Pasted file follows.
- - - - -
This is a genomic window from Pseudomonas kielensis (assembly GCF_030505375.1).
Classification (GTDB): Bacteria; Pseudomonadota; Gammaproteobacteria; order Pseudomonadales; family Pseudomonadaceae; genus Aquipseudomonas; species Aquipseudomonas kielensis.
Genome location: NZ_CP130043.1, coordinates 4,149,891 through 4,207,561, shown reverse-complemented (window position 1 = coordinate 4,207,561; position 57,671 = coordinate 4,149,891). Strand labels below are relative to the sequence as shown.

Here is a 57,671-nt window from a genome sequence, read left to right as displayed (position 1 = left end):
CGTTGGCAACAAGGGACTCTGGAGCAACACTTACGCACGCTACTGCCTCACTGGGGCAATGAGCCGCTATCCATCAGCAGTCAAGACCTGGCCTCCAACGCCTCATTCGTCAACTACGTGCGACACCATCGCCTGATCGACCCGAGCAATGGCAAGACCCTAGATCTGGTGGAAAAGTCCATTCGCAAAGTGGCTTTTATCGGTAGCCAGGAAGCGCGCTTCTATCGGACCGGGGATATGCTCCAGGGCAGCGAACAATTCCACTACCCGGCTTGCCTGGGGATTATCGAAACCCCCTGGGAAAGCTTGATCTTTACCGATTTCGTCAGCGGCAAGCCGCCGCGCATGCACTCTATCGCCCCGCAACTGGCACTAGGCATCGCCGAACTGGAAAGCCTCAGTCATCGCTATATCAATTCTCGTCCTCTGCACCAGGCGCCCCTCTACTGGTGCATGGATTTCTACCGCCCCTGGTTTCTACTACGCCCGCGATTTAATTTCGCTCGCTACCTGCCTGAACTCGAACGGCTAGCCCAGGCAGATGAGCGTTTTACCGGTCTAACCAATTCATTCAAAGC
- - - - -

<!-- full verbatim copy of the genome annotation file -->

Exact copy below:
This is a genomic window from Pseudomonas kielensis (assembly GCF_030505375.1).
Classification (GTDB): Bacteria; Pseudomonadota; Gammaproteobacteria; order Pseudomonadales; family Pseudomonadaceae; genus Aquipseudomonas; species Aquipseudomonas kielensis.
Genome location: NZ_CP130043.1, coordinates 4,149,891 through 4,207,561, shown reverse-complemented (window position 1 = coordinate 4,207,561; position 57,671 = coordinate 4,149,891). Strand labels below are relative to the sequence as shown.

Here is a 57,671-nt window from a genome sequence, read left to right as displayed (position 1 = left end):
CGTTGGCAACAAGGGACTCTGGAGCAACACTTACGCACGCTACTGCCTCACTGGGGCAATGAGCCGCTATCCATCAGCAGTCAAGACCTGGCCTCCAACGCCTCATTCGTCAACTACGTGCGACACCATCGCCTGATCGACCCGAGCAATGGCAAGACCCTAGATCTGGTGGAAAAGTCCATTCGCAAAGTGGCTTTTATCGGTAGCCAGGAAGCGCGCTTCTATCGGACCGGGGATATGCTCCAGGGCAGCGAACAATTCCACTACCCGGCTTGCCTGGGGATTATCGAAACCCCCTGGGAAAGCTTGATCTTTACCGATTTCGTCAGCGGCAAGCCGCCGCGCATGCACTCTATCGCCCCGCAACTGGCACTAGGCATCGCCGAACTGGAAAGCCTCAGTCATCGCTATATCAATTCTCGTCCTCTGCACCAGGCGCCCCTCTACTGGTGCATGGATTTCTACCGCCCCTGGTTTCTACTACGCCCGCGATTTAATTTCGCTCGCTACCTGCCTGAACTCGAACGGCTAGCCCAGGCAGATGAGCGTTTTACCGGTCTAACCAATTCATTCAAAGC